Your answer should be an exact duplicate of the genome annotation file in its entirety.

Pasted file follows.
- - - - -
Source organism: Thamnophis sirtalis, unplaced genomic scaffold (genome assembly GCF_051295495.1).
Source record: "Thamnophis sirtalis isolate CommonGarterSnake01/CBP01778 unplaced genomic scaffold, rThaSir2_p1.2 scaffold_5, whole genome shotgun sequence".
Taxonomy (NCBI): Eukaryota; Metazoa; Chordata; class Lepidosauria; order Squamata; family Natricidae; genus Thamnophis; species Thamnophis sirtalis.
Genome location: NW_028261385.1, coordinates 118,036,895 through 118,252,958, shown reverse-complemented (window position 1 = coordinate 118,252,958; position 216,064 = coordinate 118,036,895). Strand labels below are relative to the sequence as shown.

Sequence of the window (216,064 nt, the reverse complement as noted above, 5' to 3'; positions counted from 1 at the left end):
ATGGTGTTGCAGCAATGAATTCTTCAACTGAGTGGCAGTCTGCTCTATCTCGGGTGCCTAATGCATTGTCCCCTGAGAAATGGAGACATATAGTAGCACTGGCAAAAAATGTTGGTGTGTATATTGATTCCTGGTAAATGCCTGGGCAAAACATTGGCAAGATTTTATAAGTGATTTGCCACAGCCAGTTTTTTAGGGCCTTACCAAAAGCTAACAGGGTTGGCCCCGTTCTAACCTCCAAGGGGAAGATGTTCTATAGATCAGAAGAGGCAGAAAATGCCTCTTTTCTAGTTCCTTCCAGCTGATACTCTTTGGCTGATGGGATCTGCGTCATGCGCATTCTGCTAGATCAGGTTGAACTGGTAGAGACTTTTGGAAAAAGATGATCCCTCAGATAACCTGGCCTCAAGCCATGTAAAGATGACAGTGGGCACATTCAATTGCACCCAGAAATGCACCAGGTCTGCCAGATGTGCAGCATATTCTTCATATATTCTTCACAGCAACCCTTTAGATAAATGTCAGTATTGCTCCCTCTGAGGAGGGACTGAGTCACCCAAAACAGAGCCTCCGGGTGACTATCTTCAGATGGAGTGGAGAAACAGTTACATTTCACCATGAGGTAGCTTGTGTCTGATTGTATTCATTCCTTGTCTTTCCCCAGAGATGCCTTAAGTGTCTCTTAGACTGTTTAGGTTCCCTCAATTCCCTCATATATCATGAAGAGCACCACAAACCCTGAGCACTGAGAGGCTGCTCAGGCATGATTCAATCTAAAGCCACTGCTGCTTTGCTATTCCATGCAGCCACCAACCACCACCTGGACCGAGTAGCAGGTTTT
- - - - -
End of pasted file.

Source organism: Thamnophis sirtalis, unplaced genomic scaffold (genome assembly GCF_051295495.1).
Source record: "Thamnophis sirtalis isolate CommonGarterSnake01/CBP01778 unplaced genomic scaffold, rThaSir2_p1.2 scaffold_5, whole genome shotgun sequence".
Taxonomy (NCBI): Eukaryota; Metazoa; Chordata; class Lepidosauria; order Squamata; family Natricidae; genus Thamnophis; species Thamnophis sirtalis.
Genome location: NW_028261385.1, coordinates 118,036,895 through 118,252,958, shown reverse-complemented (window position 1 = coordinate 118,252,958; position 216,064 = coordinate 118,036,895). Strand labels below are relative to the sequence as shown.

Sequence of the window (216,064 nt, the reverse complement as noted above, 5' to 3'; positions counted from 1 at the left end):
ATGGTGTTGCAGCAATGAATTCTTCAACTGAGTGGCAGTCTGCTCTATCTCGGGTGCCTAATGCATTGTCCCCTGAGAAATGGAGACATATAGTAGCACTGGCAAAAAATGTTGGTGTGTATATTGATTCCTGGTAAATGCCTGGGCAAAACATTGGCAAGATTTTATAAGTGATTTGCCACAGCCAGTTTTTTAGGGCCTTACCAAAAGCTAACAGGGTTGGCCCCGTTCTAACCTCCAAGGGGAAGATGTTCTATAGATCAGAAGAGGCAGAAAATGCCTCTTTTCTAGTTCCTTCCAGCTGATACTCTTTGGCTGATGGGATCTGCGTCATGCGCATTCTGCTAGATCAGGTTGAACTGGTAGAGACTTTTGGAAAAAGATGATCCCTCAGATAACCTGGCCTCAAGCCATGTAAAGATGACAGTGGGCACATTCAATTGCACCCAGAAATGCACCAGGTCTGCCAGATGTGCAGCATATTCTTCATATATTCTTCACAGCAACCCTTTAGATAAATGTCAGTATTGCTCCCTCTGAGGAGGGACTGAGTCACCCAAAACAGAGCCTCCGGGTGACTATCTTCAGATGGAGTGGAGAAACAGTTACATTTCACCATGAGGTAGCTTGTGTCTGATTGTATTCATTCCTTGTCTTTCCCCAGAGATGCCTTAAGTGTCTCTTAGACTGTTTAGGTTCCCTCAATTCCCTCATATATCATGAAGAGCACCACAAACCCTGAGCACTGAGAGGCTGCTCAGGCATGATTCAATCTAAAGCCACTGCTGCTTTGCTATTCCATGCAGCCACCAACCACCACCTGGACCGAGTAGCAGGTTTT